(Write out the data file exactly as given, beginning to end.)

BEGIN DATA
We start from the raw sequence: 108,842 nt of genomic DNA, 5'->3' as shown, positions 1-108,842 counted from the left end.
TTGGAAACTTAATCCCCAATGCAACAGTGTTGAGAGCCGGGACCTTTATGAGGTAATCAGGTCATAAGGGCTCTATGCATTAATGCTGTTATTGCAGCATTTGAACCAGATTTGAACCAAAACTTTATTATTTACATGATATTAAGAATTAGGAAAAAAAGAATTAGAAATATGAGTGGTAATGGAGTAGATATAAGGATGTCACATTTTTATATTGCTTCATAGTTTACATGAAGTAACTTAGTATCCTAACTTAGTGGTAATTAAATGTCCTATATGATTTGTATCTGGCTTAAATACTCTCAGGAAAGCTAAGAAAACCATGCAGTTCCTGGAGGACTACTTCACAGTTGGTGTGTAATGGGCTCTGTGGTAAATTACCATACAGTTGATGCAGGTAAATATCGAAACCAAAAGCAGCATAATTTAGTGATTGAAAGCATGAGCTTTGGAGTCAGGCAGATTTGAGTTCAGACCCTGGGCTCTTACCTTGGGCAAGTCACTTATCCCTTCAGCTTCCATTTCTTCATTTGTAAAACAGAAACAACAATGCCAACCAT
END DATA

We start from the raw sequence: 108,842 nt of genomic DNA, 5'->3' as shown, positions 1-108,842 counted from the left end.
TTGGAAACTTAATCCCCAATGCAACAGTGTTGAGAGCCGGGACCTTTATGAGGTAATCAGGTCATAAGGGCTCTATGCATTAATGCTGTTATTGCAGCATTTGAACCAGATTTGAACCAAAACTTTATTATTTACATGATATTAAGAATTAGGAAAAAAAGAATTAGAAATATGAGTGGTAATGGAGTAGATATAAGGATGTCACATTTTTATATTGCTTCATAGTTTACATGAAGTAACTTAGTATCCTAACTTAGTGGTAATTAAATGTCCTATATGATTTGTATCTGGCTTAAATACTCTCAGGAAAGCTAAGAAAACCATGCAGTTCCTGGAGGACTACTTCACAGTTGGTGTGTAATGGGCTCTGTGGTAAATTACCATACAGTTGATGCAGGTAAATATCGAAACCAAAAGCAGCATAATTTAGTGATTGAAAGCATGAGCTTTGGAGTCAGGCAGATTTGAGTTCAGACCCTGGGCTCTTACCTTGGGCAAGTCACTTATCCCTTCAGCTTCCATTTCTTCATTTGTAAAACAGAAACAACAATGCCAACCAT